Doing one of the jobs it was meant to do, this bolo chopped wood, cut food, and opened coconuts. A multitool for the jungle, it is.


Finally, as I eagerly awaited to see the perfect cone-shaped volcano, the Mayon volcano in Legazpi, Philippines, I saw yet more bolos. The large choppers from Legazpi were made in a very well-known town called Tobaco. Tobaco is known for its sharp, tough cutting tools, mainly scissors. Bolos, cleavers, and scissors are all made from ball-bearing steel in Tobaco.

Bolos from Tobaco are hand-forged, have rat-tail tangs going into the handle all the way through, and are peened at the end for extra strength over a standard push tang attached with plastic bags as the adhesive.

These bolos from Tobaco cost more due to the more robust steel and the handles, which are also made of Narra wood. The finish and sheath are also a little better on some of these, which is why people are willing to pay extra for bolos from Tobaco, Philippines.

Here, a worker holds the hot steel with a pair of tongs and a hot chisel with the other hand while another worker hammers the chisel to cut the steel—the tongs and hammer were the only implements that were not improvised at this forge.


A forged blade has a specific look that captures a feeling of raw tradition often absent from modern blades using stock removal methods. One is not any better than the other, just different.

Axes, chopping blades, cleavers, and small hunting/woods knives can all be had in both styles, but there is just something about the hammer marks of a knife made with such simple tools as a hammer, anvil, tongs, water, and fire.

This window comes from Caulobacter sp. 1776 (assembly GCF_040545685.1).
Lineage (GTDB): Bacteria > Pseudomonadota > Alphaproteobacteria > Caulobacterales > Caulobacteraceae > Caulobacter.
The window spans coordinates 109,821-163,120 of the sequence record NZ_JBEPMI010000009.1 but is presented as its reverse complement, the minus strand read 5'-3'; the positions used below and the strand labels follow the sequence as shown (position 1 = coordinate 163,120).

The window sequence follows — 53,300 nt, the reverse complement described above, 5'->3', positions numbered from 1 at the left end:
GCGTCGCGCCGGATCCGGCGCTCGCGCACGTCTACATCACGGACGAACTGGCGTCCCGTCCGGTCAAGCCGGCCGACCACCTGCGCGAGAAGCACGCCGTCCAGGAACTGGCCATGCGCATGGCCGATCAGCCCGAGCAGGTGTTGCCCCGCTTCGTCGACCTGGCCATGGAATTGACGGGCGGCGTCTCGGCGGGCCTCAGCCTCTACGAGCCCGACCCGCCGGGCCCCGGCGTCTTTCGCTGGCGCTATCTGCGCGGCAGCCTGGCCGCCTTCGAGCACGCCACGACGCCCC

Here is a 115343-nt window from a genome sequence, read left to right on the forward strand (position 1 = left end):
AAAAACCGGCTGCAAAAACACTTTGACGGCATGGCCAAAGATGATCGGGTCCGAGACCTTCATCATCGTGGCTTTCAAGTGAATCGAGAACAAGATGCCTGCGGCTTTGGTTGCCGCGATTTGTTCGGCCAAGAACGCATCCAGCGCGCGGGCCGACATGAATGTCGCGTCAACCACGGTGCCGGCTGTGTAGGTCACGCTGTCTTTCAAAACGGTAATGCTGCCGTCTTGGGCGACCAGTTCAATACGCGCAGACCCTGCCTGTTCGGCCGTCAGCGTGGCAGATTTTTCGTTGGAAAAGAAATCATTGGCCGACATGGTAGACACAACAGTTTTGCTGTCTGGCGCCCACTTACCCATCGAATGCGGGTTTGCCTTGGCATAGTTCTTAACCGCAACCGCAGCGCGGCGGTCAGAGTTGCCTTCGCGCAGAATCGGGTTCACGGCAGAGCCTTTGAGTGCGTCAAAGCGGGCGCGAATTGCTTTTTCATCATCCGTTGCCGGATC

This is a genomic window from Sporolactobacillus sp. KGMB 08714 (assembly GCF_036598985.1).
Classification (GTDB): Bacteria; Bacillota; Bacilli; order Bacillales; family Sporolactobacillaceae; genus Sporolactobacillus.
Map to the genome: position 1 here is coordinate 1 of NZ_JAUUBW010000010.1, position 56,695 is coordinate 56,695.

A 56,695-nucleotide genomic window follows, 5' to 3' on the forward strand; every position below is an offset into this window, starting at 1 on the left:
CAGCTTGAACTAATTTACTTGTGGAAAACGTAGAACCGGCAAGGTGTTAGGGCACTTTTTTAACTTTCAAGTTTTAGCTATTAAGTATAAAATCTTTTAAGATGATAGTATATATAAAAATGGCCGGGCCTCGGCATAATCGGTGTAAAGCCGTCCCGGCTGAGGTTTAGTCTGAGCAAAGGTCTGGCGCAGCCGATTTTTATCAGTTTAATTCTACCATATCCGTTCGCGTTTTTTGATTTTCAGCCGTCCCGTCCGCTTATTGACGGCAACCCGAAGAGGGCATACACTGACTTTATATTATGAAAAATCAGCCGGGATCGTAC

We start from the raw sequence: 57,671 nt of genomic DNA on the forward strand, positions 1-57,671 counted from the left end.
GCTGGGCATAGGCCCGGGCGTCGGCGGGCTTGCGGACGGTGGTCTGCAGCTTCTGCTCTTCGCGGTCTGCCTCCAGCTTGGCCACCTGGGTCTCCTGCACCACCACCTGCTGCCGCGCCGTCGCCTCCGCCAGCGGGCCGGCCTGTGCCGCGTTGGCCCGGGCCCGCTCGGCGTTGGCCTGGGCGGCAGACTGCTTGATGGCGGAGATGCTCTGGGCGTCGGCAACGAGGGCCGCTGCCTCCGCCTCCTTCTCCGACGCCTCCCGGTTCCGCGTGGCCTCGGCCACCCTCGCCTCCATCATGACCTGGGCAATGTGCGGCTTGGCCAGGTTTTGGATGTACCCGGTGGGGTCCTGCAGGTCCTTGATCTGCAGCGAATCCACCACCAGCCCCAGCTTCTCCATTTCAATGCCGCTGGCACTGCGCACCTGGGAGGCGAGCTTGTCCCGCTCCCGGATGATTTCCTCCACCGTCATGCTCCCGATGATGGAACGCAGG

This is a tradition that is alive and well, being preserved in Southeast Asia. The next time you find yourself in this part of the world, step off the tourist path and support the local blacksmiths and their knifemaking art.

These bolos are made from a single piece of steel with tube handles wrapped with rattan. This style doesn’t have a sharp point on the choppers, but they are the strongest bolos in the Philippines.

Pictured here is a red-hot billet being pounded out to shape. The blacksmith uses tongs, a hammer, heat, and an anvil to get the job done.

Notice the creative forge made from a steel beam and pressed into two coconut palm tree stumps. This is the norm for forges in the Philippines.

A group of bolos from the island of Palawan. This region is southwest of the Philippines, closer to Malaysia and Indonesia.

A worker poses, displaying a bolo squared off and shaped closer to a Parang.

Bolo or Not?

The bolo knife originated in the Philippines. However, the characteristics of Filipino bolo knives have not completely carried over to the rest of the industry. Cold Steel, Condor, Gerber, Imacasa, Marbles, Martindale, and Tramontina all offer a bolo machete that features a straight blade and handle, with a hump on the top towards the tip. This style has become the standard idea for a bolo. I will say that the hump on the top does supply a weight-forward feel; however, they are all thin Latin bolo machetes.

The Filipino bolo is shorter than most Latin bolo machetes, averaging 12 to 16 inches long and usually about 3/16-inch thick, tapering to 3/32-inch at the tip. That continuous curve, which is narrow at the hilt and widens towards the tip, is the Filipino bolo’s most recognizable trait. The undeniable result of a well-placed chop from a weight-forward tool like a bolo or kukri knife will make a believer out of even the most skeptical blade wielder.

Editor’s Note:

A version of this article first appeared in the December 2022 print issue of Knives Illustrated.